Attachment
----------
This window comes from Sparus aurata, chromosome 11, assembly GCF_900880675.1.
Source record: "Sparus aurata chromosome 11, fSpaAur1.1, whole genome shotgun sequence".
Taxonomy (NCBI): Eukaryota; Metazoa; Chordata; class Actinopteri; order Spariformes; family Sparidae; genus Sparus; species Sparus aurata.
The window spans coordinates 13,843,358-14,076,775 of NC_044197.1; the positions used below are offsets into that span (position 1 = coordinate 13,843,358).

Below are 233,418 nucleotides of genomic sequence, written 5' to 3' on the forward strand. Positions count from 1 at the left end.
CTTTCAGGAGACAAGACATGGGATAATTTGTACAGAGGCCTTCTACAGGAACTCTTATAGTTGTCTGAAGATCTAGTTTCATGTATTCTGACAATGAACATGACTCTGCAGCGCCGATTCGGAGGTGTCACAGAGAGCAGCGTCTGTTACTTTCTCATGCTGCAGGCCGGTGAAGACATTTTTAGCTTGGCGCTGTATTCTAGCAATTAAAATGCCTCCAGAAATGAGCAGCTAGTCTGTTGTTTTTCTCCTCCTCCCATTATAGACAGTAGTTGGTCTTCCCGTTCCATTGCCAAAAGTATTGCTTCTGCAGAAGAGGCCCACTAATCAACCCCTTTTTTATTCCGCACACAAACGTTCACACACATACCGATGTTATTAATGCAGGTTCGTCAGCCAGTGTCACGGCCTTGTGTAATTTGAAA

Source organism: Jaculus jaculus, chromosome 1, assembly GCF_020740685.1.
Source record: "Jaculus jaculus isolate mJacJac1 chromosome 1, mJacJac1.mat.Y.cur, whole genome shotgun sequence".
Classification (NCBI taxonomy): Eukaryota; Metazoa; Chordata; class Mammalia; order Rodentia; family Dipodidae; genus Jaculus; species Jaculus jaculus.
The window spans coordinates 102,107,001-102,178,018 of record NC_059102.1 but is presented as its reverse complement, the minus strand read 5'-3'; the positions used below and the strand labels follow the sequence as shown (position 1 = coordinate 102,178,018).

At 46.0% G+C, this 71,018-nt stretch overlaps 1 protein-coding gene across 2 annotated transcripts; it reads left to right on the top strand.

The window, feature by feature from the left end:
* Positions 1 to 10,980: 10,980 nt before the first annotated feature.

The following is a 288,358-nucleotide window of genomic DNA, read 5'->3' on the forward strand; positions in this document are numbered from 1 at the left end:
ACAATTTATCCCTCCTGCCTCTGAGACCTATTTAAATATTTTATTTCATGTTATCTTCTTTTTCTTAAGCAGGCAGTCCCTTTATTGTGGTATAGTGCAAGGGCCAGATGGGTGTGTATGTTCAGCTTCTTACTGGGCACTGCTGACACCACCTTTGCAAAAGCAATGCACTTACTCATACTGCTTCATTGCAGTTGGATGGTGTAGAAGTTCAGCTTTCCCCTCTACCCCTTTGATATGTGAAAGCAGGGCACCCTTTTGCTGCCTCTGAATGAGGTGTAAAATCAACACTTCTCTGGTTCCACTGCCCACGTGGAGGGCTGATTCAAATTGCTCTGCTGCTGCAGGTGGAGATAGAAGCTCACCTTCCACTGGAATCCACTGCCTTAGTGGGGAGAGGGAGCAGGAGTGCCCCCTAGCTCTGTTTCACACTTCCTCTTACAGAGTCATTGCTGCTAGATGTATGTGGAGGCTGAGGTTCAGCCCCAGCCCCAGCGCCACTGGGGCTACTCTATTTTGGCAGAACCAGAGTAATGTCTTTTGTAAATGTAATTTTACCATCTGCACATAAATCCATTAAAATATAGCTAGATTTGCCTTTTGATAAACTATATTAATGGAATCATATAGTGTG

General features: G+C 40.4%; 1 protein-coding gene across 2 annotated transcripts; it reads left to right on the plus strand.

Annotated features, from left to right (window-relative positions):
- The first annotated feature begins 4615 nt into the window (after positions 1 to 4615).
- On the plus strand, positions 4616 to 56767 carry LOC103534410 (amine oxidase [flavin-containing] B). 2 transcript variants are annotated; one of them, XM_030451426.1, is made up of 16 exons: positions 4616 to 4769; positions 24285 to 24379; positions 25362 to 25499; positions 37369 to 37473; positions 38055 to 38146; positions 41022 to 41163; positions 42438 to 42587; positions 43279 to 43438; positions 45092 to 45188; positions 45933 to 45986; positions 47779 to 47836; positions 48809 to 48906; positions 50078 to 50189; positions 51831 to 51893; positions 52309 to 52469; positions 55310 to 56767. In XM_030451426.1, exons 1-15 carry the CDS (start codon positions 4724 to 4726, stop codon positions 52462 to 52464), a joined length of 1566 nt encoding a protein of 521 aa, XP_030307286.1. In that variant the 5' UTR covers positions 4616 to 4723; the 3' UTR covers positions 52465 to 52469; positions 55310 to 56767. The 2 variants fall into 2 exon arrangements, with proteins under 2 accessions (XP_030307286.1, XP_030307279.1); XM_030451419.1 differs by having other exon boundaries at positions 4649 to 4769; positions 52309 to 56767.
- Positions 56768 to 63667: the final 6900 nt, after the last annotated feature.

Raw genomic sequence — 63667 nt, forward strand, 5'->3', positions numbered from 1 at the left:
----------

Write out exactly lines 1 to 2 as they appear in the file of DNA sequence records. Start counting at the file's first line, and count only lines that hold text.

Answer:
This window comes from Sparus aurata, chromosome 11, assembly GCF_900880675.1.
Source record: "Sparus aurata chromosome 11, fSpaAur1.1, whole genome shotgun sequence".